|Does Fiddler Modify Browser Requests in Any Way?||Clayton Carney||3/19/13 8:15 AM|
Let me provide some background for this question.
Using Firefox, I consistently receive a '400 Bad Request' error from my DSL modem (192.168.0.1) after a few clicks on any of the links of its website. This modem uses micro_httpd as its web server. Reviewing the source code for micro_httpd suggests that this error only occurs if the server receives a null request:
if ( fgets( line, sizeof(line), stdin ) == (char*) 0 )
send_error( 400, "Bad Request", (char*) 0, "No request found." );
When I run Firefox standalone, I get a 400 error every few clicks. However, when I have Fiddler running, I have NEVER gotten a 400 error (even after over 100 clicks). I can only speculate that Fiddler is somehow modifying the browser requests.
Any ideas or insights as to why this is happening?
|Re: Does Fiddler Modify Browser Requests in Any Way?||EricLaw||3/19/13 9:53 AM|
Generally speaking, Fiddler doesn't modify browser requests unless you tell it to.
Interestingly, I probably know why this is happening, since we debugged a similar problem with IE9 beta. The most likely explanation is that your router is single-threaded and can only handle a single connection at once. Most modern browsers will establish multiple connections in parallel so that there's a "free" connection available to service later requests. The problem is that this "free" connection gums up a single-threaded webserver since there's no request on the socket immediately and hence it waits a few seconds, then throws the 400.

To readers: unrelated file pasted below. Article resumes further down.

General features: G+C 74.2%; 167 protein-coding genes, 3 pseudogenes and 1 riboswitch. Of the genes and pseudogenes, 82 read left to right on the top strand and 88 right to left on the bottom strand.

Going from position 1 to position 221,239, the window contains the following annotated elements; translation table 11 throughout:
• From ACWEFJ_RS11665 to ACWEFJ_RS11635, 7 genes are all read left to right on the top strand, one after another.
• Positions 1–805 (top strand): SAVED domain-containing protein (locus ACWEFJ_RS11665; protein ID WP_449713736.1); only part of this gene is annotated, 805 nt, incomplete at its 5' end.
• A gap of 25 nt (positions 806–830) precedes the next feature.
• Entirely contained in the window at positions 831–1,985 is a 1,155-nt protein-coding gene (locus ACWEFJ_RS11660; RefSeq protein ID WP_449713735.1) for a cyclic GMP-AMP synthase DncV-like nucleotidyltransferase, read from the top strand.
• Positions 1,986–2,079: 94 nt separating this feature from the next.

Putting Fiddler in the middle makes such a problem go away because the browser's speculative/extra connection goes to Fiddler, not to the router. Fiddler only connects to the router when it's actually sending a request, which means that you never have an "empty" connection that causes the router to throw the 400.
|Re: Does Fiddler Modify Browser Requests in Any Way?||Clayton Carney||3/19/13 12:14 PM|
Thank you Eric! Very helpful insight. Was not aware of this browser behavior - and Firefox seems peculiar in this regard.
Using TCPView from SysInternals, I can see what you're referring to. It is very odd that a single click in Firefox opens 3-6 connections. Other browsers open only one connection per click. That may explain why Firefox is the only browser which receives a 400 error. Many of these connections remain open for several seconds. So far, if I wait until all connections close before clicking again, I don't see the error.
Although indirect in this case, Fiddler has once again saved the day! Thank you for this marvelous tool...